Curious to know what real, traditional Chinese food looks like? This isn’t that imitation Chinese you get from the 24-hour buffet around the corner from your apartment. I’ve lived in China for five months, and these are some of my favorites!
Spinach Noodles (bō cài miàn)
Xi’an, in central China, is known for its noodles, and every self-respecting noodle joint in said city makes their noodles from scratch. This traditional Chinese dish includes noodles made from spinach, then topped with whatever your heart desires. The above serving has a spicy tomato-like sauce and is topped with egg, potato, carrots, beef and chili.
Fried Mashi (chǎo má shi)
It’s easy to find fried rice and fried noodles anywhere in the world. This gnocchi-lookalike, though, is quite different! It’s a little bit sweet, but it’s hot and hearty! The additional crunchy vegetables provide a delicious juxtaposition next to the soft thickness of the má shi.
BBQ Meat (kǎo ròu)
Kǎo ròu is the standard serving of meat in China, and might be one of the most well known traditional Chinese foods available. They come from both restaurants and street carts alike and they come heavily spiced. Often cooked over burning coal, these sticks of meat come in many variations–lamb, beef, chicken, and even the gizzards and other weird stuff no westerner would happily stick in their mouth (yes, I’ve seen tentacles hanging out of peoples’ mouths).
Cold Vegetable Dish (liáng cài)
Often eaten with noodles, liáng cài (which literally translates to “cold dish”) is an assortment of vegetables, tofu and often peanuts, served with a marinade or sauce. The usual suspects are green beans, cucumbers, lotus root and cabbage, amongst a brilliant assortment of whatever else the house thinks bests suits the dish!
Stinky Tofu (chòu dòu fu)
It smells worse than it looks and it actually tastes better than it smells or looks! Stinky tofu is often the culprit when entire sidewalks full of people are choked out as they are engulfed in a thick haze of stench. With enough of the right seasoning (you can see they use a lot), this traditional dish actually ain’t half bad.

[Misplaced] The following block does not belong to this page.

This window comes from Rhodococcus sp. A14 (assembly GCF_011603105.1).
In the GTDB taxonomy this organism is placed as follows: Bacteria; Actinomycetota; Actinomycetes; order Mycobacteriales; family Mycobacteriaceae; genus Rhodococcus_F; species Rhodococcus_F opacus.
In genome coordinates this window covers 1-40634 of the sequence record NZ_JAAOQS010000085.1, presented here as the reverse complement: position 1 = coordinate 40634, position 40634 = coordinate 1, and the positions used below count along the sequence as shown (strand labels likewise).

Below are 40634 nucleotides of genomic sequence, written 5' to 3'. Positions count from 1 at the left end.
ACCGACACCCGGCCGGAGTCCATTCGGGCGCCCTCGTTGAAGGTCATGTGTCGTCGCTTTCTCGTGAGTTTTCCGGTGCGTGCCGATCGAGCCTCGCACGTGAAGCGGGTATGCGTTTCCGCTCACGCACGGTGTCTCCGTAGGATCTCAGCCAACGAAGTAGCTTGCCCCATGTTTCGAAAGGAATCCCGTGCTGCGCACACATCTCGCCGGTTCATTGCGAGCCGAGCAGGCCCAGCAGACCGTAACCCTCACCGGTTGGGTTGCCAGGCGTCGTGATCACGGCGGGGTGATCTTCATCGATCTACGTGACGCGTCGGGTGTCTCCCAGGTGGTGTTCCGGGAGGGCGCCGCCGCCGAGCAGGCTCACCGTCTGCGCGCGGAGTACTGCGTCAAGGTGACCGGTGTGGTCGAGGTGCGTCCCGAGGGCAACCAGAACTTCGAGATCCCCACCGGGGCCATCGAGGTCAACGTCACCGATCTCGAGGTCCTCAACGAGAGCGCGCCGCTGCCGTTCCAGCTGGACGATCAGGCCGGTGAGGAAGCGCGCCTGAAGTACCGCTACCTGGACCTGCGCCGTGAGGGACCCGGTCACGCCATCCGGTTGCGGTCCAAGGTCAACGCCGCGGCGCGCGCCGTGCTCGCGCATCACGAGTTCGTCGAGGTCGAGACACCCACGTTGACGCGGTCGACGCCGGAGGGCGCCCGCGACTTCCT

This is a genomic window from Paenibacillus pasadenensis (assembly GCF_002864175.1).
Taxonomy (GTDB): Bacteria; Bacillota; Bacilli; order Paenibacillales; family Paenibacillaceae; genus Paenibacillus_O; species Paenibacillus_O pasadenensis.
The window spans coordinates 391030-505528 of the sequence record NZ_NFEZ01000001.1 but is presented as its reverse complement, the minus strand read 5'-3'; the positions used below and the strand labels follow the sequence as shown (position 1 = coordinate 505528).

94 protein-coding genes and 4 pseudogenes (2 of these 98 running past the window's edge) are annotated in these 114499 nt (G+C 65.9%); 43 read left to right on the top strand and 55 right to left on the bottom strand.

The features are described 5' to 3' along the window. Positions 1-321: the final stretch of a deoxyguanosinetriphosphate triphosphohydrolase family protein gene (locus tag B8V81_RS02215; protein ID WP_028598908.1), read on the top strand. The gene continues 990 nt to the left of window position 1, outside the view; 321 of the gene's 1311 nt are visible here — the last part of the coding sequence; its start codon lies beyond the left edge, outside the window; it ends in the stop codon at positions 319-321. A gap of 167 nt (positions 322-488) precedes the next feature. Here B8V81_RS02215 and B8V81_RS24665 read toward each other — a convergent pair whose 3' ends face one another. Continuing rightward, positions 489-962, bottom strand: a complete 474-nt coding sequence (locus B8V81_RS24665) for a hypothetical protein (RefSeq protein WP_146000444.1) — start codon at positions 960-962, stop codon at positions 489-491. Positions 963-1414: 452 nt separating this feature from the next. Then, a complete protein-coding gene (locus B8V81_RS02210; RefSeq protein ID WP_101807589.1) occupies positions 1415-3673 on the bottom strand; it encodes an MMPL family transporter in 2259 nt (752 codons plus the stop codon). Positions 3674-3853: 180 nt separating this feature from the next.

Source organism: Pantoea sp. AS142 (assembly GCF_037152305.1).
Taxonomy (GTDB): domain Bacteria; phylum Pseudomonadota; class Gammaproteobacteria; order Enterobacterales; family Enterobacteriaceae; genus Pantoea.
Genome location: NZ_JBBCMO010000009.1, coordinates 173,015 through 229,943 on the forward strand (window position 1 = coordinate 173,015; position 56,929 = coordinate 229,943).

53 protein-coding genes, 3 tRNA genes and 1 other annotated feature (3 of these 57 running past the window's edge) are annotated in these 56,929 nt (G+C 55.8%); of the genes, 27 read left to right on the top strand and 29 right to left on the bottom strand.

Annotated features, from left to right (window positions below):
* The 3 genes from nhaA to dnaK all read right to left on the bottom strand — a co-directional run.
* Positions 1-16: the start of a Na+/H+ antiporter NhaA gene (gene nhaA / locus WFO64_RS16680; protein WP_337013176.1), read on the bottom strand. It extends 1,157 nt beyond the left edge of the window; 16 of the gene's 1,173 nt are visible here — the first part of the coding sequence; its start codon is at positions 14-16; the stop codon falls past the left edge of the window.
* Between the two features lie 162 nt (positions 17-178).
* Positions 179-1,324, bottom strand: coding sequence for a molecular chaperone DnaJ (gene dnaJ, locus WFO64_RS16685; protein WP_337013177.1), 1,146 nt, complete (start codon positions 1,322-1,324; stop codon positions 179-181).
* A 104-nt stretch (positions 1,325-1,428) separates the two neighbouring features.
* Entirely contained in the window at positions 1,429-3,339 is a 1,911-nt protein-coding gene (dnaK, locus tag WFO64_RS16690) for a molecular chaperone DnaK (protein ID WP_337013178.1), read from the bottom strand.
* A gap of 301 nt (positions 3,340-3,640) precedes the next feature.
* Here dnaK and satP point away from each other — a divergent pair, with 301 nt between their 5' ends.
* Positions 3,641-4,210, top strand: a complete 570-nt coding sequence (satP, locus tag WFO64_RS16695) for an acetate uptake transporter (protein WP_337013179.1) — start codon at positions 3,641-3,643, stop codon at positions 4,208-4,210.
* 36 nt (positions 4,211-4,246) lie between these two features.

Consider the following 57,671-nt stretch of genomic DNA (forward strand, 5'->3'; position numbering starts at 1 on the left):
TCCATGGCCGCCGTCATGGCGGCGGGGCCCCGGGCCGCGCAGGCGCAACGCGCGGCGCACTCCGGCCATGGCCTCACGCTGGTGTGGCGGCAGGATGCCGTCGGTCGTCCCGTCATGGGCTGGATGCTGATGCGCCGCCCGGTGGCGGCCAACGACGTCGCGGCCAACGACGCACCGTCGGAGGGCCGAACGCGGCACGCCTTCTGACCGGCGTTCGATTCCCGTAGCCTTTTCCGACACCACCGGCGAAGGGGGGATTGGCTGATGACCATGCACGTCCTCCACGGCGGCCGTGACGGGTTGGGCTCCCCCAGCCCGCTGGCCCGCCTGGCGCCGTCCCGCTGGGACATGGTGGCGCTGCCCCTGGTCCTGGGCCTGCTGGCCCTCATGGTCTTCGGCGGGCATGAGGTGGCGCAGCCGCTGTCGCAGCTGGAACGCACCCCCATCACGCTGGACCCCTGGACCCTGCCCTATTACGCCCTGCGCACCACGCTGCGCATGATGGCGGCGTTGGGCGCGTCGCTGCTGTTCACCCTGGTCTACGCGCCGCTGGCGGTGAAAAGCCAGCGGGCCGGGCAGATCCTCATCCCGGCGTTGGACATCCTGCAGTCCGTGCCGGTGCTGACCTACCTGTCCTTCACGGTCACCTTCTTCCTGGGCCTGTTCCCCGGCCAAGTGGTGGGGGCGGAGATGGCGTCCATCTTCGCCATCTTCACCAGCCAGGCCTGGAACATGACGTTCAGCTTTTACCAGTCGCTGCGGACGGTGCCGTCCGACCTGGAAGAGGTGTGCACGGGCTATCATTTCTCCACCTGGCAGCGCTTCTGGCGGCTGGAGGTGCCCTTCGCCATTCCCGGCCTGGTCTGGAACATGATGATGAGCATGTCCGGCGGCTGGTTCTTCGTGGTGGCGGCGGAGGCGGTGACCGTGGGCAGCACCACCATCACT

Dumplings (jiǎo zi)
Another one of the most well-known of traditional Chinese foods, this is your classic dumpling, often filled with beef, pork or veggies. They can come steamed or fried and, man, do they taste good. The locals dip their dumplings in black vinegar mixed with a chili sauce, which adds a unique bitter, sweet and spicy flavor.
Mutton Stew (yáng ròu pào mó)
Pào mó is a traditional dish of the Xi’an people. Seen here is pào mó served with mutton, though it can also come with pork or beef. Instead of noodles, this stew uses bits of unleavened bread, which soaks up the rich flavor. It’s served with chili sauce and pickled garlic on the side, meant for eating on its own, alongside the stew.
Chinese Hamburger (ròu jiā mó)
This is the Chinese answer to a western hamburger, though, as a burger aficionado, I take serious issue with the fact that anybody would even call this one. That being said, it is a tasty treat. It’s a homemade, stone-oven cooked bun with juicy, seasoned pork on the inside. We call them “ro-ji’s” for short!
Cold Mixed Tofu and Pineapple Aloe Vera (liáng bàn dòu fu and bō luó lú huì)
Seen here is a giant brick of tofu (I know, right?) which is sitting in a mixed sauce of oil, chili and sesame (among other unknown flavors), topped with some green veggies. The really bizarre dish behind it is a serving of pineapple and aloe vera….the very same aloe vera you use to treat a sunburn. It’s sweet and mushy, which I couldn’t enjoy, but the sugary pineapple underneath was a nice treat!
Tibetan Yak Meat Dumplings (mómo)
I’m not saying Tibet is or isn’t a part of China, but I did eat these in the People’s Republic, so they’re making the list. Though not a traditional Chinese food in mainland China, they are very common in Tibet. These dumplings were filled with juicy yak meat that burst in my mouth when I bit down. This, here, is one of the greatest things I’ve ever eaten in my life. And I’ve eaten a lot. About three times every day since I was born, in fact.
Sweet and Sour Eggplant (yú xīang qié zi)
Though I never enjoyed eggplant at home, it has quickly become one of my favorite things to eat in China. This is a bowl of sliced eggplant that tastes more like sweet and sour pork. A little bit of chili and fish sauce (or a lot) can go a long way!
Beef Noodles (niú ròu miàn)
Beef noodles are a personal favorite, and they can be found in almost every restaurant in China. Each one does their noodles drastically different, though, so eating the same dish never gets boring. Seen here are homemade noodles, topped with a shredded beef and vegetable mixture.